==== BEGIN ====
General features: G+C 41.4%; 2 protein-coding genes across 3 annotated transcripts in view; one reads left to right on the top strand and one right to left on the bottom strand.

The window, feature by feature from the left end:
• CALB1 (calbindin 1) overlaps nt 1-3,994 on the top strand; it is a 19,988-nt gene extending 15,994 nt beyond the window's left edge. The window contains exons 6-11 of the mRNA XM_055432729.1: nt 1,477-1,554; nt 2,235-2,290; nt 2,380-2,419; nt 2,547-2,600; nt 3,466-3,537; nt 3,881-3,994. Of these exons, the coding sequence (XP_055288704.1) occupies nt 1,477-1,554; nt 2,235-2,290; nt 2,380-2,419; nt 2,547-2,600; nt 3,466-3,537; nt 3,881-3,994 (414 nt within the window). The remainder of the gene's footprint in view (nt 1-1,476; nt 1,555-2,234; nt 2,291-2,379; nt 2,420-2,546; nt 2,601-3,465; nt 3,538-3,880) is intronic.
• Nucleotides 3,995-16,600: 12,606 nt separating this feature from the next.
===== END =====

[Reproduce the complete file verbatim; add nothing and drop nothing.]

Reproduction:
General features: G+C 41.4%; 2 protein-coding genes across 3 annotated transcripts in view; one reads left to right on the top strand and one right to left on the bottom strand.

The window, feature by feature from the left end:
• CALB1 (calbindin 1) overlaps nt 1-3,994 on the top strand; it is a 19,988-nt gene extending 15,994 nt beyond the window's left edge. The window contains exons 6-11 of the mRNA XM_055432729.1: nt 1,477-1,554; nt 2,235-2,290; nt 2,380-2,419; nt 2,547-2,600; nt 3,466-3,537; nt 3,881-3,994. Of these exons, the coding sequence (XP_055288704.1) occupies nt 1,477-1,554; nt 2,235-2,290; nt 2,380-2,419; nt 2,547-2,600; nt 3,466-3,537; nt 3,881-3,994 (414 nt within the window). The remainder of the gene's footprint in view (nt 1-1,476; nt 1,555-2,234; nt 2,291-2,379; nt 2,420-2,546; nt 2,601-3,465; nt 3,538-3,880) is intronic.
• Nucleotides 3,995-16,600: 12,606 nt separating this feature from the next.